unattended fearful faces in the amygdala is determined by
both attentional resources and cognitive modulation.
Neuroimage, 28, 249–255.
Phan, K. L., Wager, T., Taylor, S. F., & Liberzon, I. (2002).
Functional neuroanatomy of emotion: A meta-analysis of
emotion activation studies in PET and fMRI. Neuroimage,
Phelps, E. A. (2006). Emotion and cognition: Insights from
studies of the human amygdala. Annual Review of
Psychology, 57, 27–53.
Phelps, E. A., O’Connor, K. J., Cunningham, W. A.,
Funayama, E. S., Gatenby, J. C., Gore, J. C., et al. (2000).
Performance on indirect measures of race evaluation
predicts amygdala activation. Journal of Cognitive
Neuroscience, 12, 729–738.
Phelps, E. A., O’Connor, K. J., Gatenby, J. C., Gore, J. C.,
Grillon, C., & Davis, M. (2001). Activation of the left
amygdala to a cognitive representation of fear. Nature
Neuroscience, 4, 437–441.
Phelps, E. A., & Thomas, L. A. (2003). Race, behavior, and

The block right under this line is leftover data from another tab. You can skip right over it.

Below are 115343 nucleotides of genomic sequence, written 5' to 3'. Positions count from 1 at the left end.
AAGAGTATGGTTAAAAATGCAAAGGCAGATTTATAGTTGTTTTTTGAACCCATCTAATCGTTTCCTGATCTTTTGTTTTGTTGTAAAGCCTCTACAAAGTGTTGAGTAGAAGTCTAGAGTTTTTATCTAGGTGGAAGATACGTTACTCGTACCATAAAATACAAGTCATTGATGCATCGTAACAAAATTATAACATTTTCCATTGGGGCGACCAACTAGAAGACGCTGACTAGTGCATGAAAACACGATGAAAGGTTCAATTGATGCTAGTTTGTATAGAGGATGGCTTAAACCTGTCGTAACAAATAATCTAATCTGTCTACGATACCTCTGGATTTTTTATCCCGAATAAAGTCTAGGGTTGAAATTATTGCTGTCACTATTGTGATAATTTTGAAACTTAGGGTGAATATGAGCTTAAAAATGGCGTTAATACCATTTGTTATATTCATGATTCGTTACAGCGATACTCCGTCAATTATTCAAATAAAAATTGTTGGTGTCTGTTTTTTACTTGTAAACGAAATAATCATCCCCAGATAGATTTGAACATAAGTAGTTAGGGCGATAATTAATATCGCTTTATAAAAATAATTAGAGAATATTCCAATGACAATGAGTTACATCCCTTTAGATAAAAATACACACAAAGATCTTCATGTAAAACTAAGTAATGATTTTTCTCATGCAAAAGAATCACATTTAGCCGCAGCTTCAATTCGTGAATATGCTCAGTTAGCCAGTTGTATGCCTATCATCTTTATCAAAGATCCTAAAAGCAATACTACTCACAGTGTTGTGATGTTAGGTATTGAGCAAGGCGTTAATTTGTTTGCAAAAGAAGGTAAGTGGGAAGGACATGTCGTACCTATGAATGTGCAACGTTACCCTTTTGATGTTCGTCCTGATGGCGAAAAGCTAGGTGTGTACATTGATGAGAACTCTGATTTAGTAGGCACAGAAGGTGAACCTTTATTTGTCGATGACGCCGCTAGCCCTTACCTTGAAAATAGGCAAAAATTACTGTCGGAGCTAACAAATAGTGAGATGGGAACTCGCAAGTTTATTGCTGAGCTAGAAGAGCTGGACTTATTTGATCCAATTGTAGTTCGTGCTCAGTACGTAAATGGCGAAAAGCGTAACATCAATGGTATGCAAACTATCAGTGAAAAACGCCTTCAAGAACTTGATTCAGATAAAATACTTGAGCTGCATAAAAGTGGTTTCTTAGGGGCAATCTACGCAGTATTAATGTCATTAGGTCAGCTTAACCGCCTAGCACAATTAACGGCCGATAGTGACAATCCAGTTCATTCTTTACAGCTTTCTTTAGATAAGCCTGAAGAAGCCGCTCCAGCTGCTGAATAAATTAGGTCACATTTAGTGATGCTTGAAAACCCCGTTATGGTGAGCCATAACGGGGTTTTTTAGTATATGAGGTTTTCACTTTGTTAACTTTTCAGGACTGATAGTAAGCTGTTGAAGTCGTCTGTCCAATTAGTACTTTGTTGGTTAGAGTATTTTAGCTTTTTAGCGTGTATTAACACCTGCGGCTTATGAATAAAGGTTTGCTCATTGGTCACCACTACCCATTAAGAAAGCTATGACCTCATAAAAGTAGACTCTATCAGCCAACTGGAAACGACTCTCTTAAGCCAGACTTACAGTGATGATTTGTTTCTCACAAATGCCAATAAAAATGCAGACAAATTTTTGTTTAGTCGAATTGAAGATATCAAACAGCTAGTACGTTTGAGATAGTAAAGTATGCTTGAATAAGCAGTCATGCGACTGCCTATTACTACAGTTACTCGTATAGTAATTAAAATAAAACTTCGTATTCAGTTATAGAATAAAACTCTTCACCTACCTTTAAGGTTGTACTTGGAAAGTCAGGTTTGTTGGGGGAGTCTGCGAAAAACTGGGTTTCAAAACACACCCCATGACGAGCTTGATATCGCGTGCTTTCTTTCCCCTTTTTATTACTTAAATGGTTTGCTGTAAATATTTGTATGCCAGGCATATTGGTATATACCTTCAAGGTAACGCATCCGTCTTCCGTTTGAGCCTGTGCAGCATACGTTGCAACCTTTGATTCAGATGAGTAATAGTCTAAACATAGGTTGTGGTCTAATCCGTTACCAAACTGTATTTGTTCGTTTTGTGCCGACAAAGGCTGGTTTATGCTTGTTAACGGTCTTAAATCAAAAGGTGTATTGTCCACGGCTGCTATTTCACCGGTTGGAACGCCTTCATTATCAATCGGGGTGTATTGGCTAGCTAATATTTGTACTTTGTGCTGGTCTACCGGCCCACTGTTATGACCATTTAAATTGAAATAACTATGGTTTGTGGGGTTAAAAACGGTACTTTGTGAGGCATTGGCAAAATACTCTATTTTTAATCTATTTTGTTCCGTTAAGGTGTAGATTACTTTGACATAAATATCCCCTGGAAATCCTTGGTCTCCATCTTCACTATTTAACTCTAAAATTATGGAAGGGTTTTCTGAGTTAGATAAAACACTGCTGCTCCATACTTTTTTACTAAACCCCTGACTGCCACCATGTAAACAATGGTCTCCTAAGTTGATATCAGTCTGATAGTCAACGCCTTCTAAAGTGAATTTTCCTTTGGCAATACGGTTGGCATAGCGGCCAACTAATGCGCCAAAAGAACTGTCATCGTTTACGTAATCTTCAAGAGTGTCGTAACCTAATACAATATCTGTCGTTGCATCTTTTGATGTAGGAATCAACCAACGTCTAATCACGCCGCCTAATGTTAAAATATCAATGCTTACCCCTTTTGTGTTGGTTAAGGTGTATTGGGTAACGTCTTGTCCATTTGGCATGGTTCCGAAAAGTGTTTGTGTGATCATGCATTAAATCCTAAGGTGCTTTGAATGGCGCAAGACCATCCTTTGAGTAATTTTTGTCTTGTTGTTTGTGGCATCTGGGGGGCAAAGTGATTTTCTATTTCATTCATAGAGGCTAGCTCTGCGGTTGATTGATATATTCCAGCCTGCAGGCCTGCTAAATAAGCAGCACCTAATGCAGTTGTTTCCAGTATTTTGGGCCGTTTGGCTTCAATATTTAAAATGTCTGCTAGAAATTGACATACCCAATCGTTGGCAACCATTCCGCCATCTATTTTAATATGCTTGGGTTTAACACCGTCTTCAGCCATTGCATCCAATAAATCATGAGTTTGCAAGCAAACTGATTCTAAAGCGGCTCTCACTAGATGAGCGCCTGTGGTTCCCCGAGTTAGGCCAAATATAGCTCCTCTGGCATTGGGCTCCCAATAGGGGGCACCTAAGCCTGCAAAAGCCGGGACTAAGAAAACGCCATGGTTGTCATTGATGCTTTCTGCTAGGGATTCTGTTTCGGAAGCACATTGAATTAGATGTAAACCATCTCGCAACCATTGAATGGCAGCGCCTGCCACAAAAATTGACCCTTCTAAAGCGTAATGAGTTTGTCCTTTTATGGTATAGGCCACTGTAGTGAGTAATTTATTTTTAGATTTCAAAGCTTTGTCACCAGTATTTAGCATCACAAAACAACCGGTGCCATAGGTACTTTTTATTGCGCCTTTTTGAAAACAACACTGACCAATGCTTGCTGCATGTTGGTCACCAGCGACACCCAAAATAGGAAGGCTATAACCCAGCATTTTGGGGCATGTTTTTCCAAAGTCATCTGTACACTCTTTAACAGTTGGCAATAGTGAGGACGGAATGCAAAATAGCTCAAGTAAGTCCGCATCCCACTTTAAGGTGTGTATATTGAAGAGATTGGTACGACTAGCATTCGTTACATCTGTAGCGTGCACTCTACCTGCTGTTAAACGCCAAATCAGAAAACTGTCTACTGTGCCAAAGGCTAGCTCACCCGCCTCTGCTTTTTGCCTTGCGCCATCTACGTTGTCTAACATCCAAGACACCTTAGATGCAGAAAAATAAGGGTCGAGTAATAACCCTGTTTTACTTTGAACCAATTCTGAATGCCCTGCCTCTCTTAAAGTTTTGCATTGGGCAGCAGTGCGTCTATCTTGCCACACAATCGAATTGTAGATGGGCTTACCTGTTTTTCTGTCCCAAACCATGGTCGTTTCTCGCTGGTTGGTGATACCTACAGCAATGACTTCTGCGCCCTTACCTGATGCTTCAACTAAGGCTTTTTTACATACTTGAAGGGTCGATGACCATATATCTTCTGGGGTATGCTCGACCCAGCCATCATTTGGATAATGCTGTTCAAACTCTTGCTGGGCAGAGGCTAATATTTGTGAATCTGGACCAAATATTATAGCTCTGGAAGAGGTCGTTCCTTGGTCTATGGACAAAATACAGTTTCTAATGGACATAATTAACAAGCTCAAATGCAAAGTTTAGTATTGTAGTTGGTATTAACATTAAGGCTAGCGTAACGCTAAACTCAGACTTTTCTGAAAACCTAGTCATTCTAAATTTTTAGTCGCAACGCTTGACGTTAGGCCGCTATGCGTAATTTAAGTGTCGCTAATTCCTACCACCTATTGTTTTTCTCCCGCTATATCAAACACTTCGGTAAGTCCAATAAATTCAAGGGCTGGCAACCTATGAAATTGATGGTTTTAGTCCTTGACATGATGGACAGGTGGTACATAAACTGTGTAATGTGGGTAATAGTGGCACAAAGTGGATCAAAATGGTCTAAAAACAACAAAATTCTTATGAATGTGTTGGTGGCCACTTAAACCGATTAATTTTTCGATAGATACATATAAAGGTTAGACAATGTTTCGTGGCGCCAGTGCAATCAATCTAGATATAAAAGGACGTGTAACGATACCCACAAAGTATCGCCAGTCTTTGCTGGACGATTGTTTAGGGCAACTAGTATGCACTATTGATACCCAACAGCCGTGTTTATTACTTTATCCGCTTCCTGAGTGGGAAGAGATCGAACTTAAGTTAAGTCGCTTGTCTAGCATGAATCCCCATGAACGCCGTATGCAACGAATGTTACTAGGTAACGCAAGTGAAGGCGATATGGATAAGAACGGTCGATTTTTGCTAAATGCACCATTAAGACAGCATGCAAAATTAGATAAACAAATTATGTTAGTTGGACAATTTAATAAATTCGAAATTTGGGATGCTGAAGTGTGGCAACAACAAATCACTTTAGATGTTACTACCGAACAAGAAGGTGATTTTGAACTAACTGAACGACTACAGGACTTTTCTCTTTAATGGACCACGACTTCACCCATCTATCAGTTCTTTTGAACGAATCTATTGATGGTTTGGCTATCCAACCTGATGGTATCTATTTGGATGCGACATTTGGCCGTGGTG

the brain: The role of neuroimaging in understanding
complex social behaviors. Political Psychology, 24,
Phillips, M. L., Medford, N., Young, A. W., Williams, L.,
Williams, S. C., Bullmore, E. T., et al. (2001). Time
courses of left and right amygdalar responses to
fearful facial expressions. Human Brain Mapping, 12,
Poulin-Dubois, D., Serbin, L. A., Eichstedt, J. A., Sen, M. G.,
& Beissel, C. F. (2002). Men don’t put on make-up:
Toddlers’ knowledge of the gender stereotyping of
household activities. Social Development, 11,
Richeson, J. A., Baird, A. A., Gordon, H. L., Heatherton,
T. F., Wyland, C. L., Trawalter, S., et al. (2003). An
fMRI investigation of the impact of interracial contact
on executive function. Nature Neuroscience, 6,
Rudman, L. A., Greenwald, A. G., & McGhee, D. E. (2001).
Implicit self-concept and evaluative implicit gender